Instrument-makers Lucky and Louise Diamond, of Silver Spring, speak of the dulcimer they produce as if it were almost human. At crafts fairs where they can often be seen demonstrating their modern version of the traditional Appalachian dulcimer, they encourage people, in Lucky's words, "to touch and feel the instrument, have social contact with it."
"It's a very personal instrument," said Lucky, adding, "There's no such thing as good or bad dulcimer playing. You can get immediate satisfaction from playing it."
The ease of playing was one of the main reasons the Diamonds were attracted to the dulcimer when they first saw one being played by singer Jean Ritchie at the 1969 Smithsonian Folk Festival.
Equally appealing was the dulcimer's unusual sound. For Louise it was "uncomplicated, uncluttered." Lucky found it "very soothing. The dronal quality, that continous sound, intrigued me," he recalled.
The dulcimer has been referred to as the string pipes because like the bagpipes, it has a drone, or unchanging, accompaniment.
When the Diamonds decided to buy a dulcimer they discovered that traditionally-made dulcimers had several problems, including a small sound and irregular tuning that made playing with other instruments impossible. They decided to try making their own.
In 1972, guided by the picture in a pocket edition of a Burl Ives song book, Lucky made a dulcimer in one night. Eighteen prototypes followed.
Calling upon Lucky's extensive experience as a woodcarver and cabinet maker and Louise's exceptional, intuitive sound sense, they patiently experimented with materials and shapes. Their goal, said Lucky, was a "full, clear, bright sound, loud enough to play with other instruments."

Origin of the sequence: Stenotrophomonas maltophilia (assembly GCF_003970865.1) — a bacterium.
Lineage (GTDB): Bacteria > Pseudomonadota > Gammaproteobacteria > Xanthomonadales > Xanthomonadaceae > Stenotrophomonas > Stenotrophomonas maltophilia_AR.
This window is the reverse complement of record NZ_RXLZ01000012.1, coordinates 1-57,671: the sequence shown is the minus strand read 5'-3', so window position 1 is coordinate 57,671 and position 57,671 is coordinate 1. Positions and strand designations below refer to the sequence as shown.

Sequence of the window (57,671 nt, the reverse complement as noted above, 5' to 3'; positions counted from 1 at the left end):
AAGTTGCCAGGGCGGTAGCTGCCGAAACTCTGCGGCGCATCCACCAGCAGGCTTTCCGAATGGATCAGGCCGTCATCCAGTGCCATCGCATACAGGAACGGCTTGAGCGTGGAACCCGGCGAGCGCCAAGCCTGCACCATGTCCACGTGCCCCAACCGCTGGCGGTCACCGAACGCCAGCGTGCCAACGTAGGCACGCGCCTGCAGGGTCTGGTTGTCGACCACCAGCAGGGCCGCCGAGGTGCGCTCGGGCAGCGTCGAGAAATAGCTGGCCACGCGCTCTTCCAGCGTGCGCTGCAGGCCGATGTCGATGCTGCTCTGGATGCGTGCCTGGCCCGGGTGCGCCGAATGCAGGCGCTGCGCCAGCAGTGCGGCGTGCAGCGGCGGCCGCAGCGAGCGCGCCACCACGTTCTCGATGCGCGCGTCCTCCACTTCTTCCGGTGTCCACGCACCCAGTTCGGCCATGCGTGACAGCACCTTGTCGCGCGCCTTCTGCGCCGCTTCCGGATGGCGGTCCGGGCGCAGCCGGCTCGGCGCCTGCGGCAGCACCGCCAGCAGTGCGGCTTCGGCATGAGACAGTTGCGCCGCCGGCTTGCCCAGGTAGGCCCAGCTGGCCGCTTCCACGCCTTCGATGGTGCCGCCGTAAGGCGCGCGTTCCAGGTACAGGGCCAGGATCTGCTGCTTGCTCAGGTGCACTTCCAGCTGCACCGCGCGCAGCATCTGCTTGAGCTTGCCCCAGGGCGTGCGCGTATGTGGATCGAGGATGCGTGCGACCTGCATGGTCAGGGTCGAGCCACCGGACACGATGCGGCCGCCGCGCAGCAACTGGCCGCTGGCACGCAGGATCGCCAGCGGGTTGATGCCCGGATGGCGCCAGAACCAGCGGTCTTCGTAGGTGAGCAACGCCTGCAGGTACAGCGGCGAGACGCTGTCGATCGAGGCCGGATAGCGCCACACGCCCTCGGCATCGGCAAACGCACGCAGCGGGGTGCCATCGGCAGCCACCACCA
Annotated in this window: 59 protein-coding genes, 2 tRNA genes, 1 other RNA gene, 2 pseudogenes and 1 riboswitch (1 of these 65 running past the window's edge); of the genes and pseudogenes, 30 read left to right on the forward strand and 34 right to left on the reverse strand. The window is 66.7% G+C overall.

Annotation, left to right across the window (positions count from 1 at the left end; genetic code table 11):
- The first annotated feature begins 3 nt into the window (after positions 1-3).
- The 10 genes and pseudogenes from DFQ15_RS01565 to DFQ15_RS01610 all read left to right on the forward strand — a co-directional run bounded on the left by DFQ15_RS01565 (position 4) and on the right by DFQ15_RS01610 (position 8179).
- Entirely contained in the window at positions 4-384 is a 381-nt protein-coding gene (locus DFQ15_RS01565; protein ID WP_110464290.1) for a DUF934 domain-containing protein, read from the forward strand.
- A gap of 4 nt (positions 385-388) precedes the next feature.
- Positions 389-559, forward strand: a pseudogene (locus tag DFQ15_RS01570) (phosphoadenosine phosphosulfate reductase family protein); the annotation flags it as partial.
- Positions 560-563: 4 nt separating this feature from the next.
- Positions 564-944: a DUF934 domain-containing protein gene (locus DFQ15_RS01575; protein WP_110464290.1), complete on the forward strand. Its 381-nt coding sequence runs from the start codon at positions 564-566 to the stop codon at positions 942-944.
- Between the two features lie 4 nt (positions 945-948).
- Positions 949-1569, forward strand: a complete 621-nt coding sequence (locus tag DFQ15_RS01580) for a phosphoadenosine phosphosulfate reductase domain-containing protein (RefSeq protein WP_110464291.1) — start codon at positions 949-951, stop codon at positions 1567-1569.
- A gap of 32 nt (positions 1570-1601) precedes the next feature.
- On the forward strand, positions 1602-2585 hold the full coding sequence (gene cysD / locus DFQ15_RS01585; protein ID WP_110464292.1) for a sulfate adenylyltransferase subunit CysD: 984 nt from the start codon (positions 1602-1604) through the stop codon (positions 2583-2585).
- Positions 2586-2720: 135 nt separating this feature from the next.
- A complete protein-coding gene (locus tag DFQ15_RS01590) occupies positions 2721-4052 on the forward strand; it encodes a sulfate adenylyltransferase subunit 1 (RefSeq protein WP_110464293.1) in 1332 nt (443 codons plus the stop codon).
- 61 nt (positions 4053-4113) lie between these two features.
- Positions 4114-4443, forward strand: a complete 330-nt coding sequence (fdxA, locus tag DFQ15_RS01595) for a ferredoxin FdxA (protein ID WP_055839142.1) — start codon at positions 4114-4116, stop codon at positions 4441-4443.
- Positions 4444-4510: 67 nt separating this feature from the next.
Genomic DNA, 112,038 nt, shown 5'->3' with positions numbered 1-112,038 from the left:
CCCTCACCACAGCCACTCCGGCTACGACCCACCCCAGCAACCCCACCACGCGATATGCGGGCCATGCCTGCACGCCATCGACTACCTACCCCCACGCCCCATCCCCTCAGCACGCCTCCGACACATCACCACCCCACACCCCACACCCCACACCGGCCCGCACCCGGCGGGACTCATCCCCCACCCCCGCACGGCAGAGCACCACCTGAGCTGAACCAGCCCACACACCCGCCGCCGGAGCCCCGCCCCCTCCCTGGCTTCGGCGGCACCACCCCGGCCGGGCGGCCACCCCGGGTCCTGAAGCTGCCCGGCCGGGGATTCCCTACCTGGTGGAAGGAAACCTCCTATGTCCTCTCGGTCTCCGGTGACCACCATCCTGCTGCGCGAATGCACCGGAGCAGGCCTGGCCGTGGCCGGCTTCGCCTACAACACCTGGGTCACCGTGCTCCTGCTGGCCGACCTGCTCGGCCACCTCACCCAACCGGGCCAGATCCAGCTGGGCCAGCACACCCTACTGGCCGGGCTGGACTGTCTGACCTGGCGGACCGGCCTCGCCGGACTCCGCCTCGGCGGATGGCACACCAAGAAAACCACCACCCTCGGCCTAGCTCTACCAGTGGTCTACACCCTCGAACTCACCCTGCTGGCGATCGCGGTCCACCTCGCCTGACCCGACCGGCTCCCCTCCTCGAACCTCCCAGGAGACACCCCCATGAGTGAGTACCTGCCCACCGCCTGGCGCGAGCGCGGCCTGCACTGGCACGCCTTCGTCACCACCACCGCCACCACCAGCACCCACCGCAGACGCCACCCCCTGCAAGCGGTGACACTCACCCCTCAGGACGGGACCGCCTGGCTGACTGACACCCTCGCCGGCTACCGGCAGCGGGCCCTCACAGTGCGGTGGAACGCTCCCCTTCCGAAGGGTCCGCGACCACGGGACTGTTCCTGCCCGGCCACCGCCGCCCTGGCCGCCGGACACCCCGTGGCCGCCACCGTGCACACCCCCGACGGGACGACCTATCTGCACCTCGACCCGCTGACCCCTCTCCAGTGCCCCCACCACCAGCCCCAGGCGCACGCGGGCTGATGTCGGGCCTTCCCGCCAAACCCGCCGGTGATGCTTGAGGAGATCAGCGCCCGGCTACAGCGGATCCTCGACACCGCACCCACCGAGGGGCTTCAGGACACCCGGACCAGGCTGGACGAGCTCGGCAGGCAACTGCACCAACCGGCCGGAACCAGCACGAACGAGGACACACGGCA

Seven different woods were tried for the fingerboard before they discovered that aged cherry worked best. Maple, for example, gave a sound that was sweet but too quiet. Walnut yielded a thin, muddy sound.
To eliminate a dead sound in the center of the dulcimer's hourglass shape, Louise suggested widening the waist. The alteration worked. Afterwards they found scientific principles that explained the success of the double elliptical shape Louise had struck upon intuitively.
"Sometimes, of course, we re-invented the wheel," said Lucky. They experimented a year and a half before discovering that an oversized version of tapered wooden friction pegs was best for ease and accuracy of tuning. Later Lucky learned that tapered friction tuning pegs had been used in flamenco guitars for 150 years.
Once the Diamonds could consistently produce the sound they wanted, they turned their attention to the aesthetic side of their dulcimers. Although sound was foremost - Lucky refers scornfully to "wall dulcimers, beautiful but unplayable" - Lucky said he wanted "to make that sound look as nice as I could."
Touch was also important. There ae no sharp edges to the Diamond dulcimer. "I want it to feel as the music sounds," explained Lucky. "This is not a brash instrument."
To market their instrument the Diamonds went out to the public, talking, demonstrating, playing, at crafts fairs and in schools. They taught themselves and their three daughters to play the dulcimer. At one point Louise was studying music and practicing as much as eight hours a day.
They found that people without musical training liked the dulcimer because it was easy to play. "It gives an opportunity for many for the first time to have a musical experience," said Lucky.
Musicians liked the dulcimer because it was a new sound, he explained.
Having sold almost 900 dulcimers, the Diamonds now have customers and friends all over the world.
"The dulcimer for us is an outreach," said Lucky."In his life I guess everybody would like to touch as many people as possible. When we finish a dulcimer, it's just getting started. People will be playing it, hearing it. We start something that doesn't stop."
Lucky guarantees his dulcimers for his lifetime. They range from $225 for a 4-string model up to $350 for a 6-string model and higher for specially designed models. Lucky also plans to begin marketing soon his mandolinbanjo, an instrument that he has been developing for more than a year.